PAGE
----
Thursday, 9 July 2020

Mini Reviews: Alice's Adventures in Wonderland & Through The Looking Glass by Lewis Carroll


Sorry, my graphics are mismatched! I made them (and wrote the mini-reviews) months apart after finishing each book. Oh well. 

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On an ordinary summer's afternoon, Alice tumbles down a hole and an extraordinary adventure begins. In a strange world with even stranger characters, she meets a rabbit with a pocket watch, joins a Mad Hatter's Tea Party, and plays croquet with the Queen! Lost in this fantasy land, Alice finds herself growing more and more curious by the minute...


This is quite possibly the most random book I have ever read in my life. Call me old fashioned but I expect a book to have an actual point… A beginning, middle and end with highs and lows and varying pace but this book had none of that. There was no point whatsoever and I’m utterly befuddled on how it became a classic. It read like a freaking acid trip with Alice plodding along like an entitled brat from one random encounter to another. Nothing is explained, nothing seems to have a particular purpose… It’s like random word vomit jumping from one scene to the next.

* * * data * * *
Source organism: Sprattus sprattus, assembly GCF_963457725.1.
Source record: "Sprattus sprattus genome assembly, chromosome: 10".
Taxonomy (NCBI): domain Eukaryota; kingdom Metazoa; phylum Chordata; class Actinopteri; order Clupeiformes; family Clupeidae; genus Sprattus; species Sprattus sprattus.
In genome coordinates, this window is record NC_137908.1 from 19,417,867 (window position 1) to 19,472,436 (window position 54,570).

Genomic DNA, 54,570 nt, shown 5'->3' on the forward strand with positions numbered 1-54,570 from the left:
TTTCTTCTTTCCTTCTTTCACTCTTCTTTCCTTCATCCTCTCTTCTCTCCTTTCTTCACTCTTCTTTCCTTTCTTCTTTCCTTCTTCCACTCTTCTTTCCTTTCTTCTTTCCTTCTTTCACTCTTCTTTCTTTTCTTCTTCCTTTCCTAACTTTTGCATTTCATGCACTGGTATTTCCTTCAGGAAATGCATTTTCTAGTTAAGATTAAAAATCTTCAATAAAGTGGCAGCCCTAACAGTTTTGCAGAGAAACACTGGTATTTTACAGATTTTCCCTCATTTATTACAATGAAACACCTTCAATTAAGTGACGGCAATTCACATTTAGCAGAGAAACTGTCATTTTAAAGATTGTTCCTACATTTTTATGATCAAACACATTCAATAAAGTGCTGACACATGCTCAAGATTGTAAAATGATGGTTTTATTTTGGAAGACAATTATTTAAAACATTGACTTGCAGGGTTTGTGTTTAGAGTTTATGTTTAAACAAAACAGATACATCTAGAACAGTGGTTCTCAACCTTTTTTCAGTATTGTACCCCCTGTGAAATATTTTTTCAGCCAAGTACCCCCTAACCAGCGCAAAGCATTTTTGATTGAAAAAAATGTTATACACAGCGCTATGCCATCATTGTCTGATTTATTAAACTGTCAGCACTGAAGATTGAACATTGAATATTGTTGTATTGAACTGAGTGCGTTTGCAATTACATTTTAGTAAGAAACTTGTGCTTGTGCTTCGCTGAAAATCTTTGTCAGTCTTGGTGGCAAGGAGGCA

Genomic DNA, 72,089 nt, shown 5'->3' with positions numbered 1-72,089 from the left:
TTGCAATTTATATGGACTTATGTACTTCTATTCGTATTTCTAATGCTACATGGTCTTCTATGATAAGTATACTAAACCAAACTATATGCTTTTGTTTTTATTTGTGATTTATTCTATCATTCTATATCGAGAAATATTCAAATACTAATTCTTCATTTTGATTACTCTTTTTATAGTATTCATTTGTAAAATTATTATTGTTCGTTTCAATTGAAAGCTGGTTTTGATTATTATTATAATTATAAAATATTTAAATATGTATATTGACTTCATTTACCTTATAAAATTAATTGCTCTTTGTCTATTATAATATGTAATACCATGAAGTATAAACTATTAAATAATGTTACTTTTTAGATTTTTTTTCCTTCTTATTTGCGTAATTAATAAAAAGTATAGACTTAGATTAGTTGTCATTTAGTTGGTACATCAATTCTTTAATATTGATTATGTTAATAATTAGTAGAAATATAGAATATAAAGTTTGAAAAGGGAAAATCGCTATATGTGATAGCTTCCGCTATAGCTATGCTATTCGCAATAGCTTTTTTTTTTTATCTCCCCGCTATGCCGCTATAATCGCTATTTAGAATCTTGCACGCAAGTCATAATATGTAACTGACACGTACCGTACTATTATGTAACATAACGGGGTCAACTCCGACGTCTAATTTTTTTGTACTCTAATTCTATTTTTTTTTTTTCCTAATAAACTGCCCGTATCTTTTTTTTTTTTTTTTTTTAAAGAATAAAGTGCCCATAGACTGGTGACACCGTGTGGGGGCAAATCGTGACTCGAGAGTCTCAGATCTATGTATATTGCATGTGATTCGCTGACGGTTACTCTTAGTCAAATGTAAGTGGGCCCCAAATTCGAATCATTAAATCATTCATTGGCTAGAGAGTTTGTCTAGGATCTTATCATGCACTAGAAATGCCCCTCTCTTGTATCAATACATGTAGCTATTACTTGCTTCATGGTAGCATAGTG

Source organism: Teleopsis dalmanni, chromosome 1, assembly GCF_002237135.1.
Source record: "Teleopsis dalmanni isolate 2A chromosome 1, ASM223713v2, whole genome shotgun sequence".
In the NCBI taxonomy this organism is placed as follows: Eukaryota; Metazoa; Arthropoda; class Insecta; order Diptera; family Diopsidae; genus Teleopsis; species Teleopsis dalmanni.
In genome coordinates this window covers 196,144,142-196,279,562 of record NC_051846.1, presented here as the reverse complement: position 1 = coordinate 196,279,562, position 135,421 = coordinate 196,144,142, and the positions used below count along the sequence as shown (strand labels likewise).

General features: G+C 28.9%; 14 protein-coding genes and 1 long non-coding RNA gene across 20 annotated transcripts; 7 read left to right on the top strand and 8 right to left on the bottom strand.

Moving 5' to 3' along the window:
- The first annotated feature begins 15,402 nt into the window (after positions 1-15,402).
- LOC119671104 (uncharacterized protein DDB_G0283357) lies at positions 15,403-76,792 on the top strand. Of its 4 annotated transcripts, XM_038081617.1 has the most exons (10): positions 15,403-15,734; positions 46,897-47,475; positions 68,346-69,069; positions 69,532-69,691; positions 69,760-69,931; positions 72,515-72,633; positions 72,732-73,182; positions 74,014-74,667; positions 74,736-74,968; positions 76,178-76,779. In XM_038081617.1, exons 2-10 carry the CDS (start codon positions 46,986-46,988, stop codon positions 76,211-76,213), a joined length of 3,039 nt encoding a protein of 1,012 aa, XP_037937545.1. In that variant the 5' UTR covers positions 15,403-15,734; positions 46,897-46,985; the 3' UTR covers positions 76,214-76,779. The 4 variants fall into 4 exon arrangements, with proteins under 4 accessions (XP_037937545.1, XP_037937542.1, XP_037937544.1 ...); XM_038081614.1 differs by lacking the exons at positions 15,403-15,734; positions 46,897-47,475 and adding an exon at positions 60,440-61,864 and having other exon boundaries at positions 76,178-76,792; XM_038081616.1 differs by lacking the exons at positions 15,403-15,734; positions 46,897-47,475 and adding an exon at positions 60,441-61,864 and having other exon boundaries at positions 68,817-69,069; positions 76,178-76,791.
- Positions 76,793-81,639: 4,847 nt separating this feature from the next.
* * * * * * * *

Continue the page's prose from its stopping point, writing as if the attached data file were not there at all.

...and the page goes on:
It begins abruptly and it ends worse than the series finale of Lost.
However! I was bemused from beginning to end and actually laughed out loud a few times.

If I’d been reading this book instead of listening to the audio, I’d have struggled to get through it but listening to it in the car to and from work was not a chore for Miriam Margolyes' narration was absolutely superb! She was animated and really breathed life into the characters giving each their own accents and inflections and varying her tone and pace to suit the story.
Her narration generated a sense of enthusiasm for the text that I feel I wouldn’t have managed to conjure up on my own so I highly recommend listening to it if you fancy falling down a rabbit hole!